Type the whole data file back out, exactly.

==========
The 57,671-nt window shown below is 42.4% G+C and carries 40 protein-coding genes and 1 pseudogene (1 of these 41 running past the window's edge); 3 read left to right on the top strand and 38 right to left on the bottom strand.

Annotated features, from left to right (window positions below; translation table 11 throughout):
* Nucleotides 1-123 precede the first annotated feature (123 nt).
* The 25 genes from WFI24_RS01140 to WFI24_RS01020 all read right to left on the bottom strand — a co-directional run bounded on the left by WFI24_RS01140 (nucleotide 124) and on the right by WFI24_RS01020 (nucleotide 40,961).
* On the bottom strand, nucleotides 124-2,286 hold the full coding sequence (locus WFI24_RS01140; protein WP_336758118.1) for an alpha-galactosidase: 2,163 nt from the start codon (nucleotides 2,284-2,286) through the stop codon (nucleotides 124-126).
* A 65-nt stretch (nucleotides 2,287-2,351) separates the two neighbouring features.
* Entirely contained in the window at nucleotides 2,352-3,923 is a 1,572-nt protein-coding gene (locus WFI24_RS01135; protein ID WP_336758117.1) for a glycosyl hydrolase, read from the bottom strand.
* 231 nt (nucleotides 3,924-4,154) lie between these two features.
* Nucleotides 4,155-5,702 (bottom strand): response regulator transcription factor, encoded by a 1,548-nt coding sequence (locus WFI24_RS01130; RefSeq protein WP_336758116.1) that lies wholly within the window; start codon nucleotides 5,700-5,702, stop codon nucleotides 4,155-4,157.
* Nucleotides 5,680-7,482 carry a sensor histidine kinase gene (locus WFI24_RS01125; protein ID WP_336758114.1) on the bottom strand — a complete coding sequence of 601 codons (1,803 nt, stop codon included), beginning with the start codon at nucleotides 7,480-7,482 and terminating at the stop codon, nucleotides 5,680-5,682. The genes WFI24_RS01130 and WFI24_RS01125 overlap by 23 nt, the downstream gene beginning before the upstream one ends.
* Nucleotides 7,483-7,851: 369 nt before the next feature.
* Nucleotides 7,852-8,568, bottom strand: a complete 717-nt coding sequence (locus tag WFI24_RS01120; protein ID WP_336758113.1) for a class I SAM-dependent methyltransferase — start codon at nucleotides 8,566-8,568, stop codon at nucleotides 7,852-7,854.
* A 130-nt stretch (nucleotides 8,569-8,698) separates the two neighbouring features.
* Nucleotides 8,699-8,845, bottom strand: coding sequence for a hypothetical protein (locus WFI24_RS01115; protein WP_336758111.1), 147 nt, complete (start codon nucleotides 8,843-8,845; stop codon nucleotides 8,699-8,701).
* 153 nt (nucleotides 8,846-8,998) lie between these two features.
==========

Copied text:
The 57,671-nt window shown below is 42.4% G+C and carries 40 protein-coding genes and 1 pseudogene (1 of these 41 running past the window's edge); 3 read left to right on the top strand and 38 right to left on the bottom strand.

Annotated features, from left to right (window positions below; translation table 11 throughout):
* Nucleotides 1-123 precede the first annotated feature (123 nt).
* The 25 genes from WFI24_RS01140 to WFI24_RS01020 all read right to left on the bottom strand — a co-directional run bounded on the left by WFI24_RS01140 (nucleotide 124) and on the right by WFI24_RS01020 (nucleotide 40,961).
* On the bottom strand, nucleotides 124-2,286 hold the full coding sequence (locus WFI24_RS01140; protein WP_336758118.1) for an alpha-galactosidase: 2,163 nt from the start codon (nucleotides 2,284-2,286) through the stop codon (nucleotides 124-126).
* A 65-nt stretch (nucleotides 2,287-2,351) separates the two neighbouring features.
* Entirely contained in the window at nucleotides 2,352-3,923 is a 1,572-nt protein-coding gene (locus WFI24_RS01135; protein ID WP_336758117.1) for a glycosyl hydrolase, read from the bottom strand.
* 231 nt (nucleotides 3,924-4,154) lie between these two features.
* Nucleotides 4,155-5,702 (bottom strand): response regulator transcription factor, encoded by a 1,548-nt coding sequence (locus WFI24_RS01130; RefSeq protein WP_336758116.1) that lies wholly within the window; start codon nucleotides 5,700-5,702, stop codon nucleotides 4,155-4,157.
* Nucleotides 5,680-7,482 carry a sensor histidine kinase gene (locus WFI24_RS01125; protein ID WP_336758114.1) on the bottom strand — a complete coding sequence of 601 codons (1,803 nt, stop codon included), beginning with the start codon at nucleotides 7,480-7,482 and terminating at the stop codon, nucleotides 5,680-5,682. The genes WFI24_RS01130 and WFI24_RS01125 overlap by 23 nt, the downstream gene beginning before the upstream one ends.
* Nucleotides 7,483-7,851: 369 nt before the next feature.
* Nucleotides 7,852-8,568, bottom strand: a complete 717-nt coding sequence (locus tag WFI24_RS01120; protein ID WP_336758113.1) for a class I SAM-dependent methyltransferase — start codon at nucleotides 8,566-8,568, stop codon at nucleotides 7,852-7,854.
* A 130-nt stretch (nucleotides 8,569-8,698) separates the two neighbouring features.
* Nucleotides 8,699-8,845, bottom strand: coding sequence for a hypothetical protein (locus WFI24_RS01115; protein WP_336758111.1), 147 nt, complete (start codon nucleotides 8,843-8,845; stop codon nucleotides 8,699-8,701).
* 153 nt (nucleotides 8,846-8,998) lie between these two features.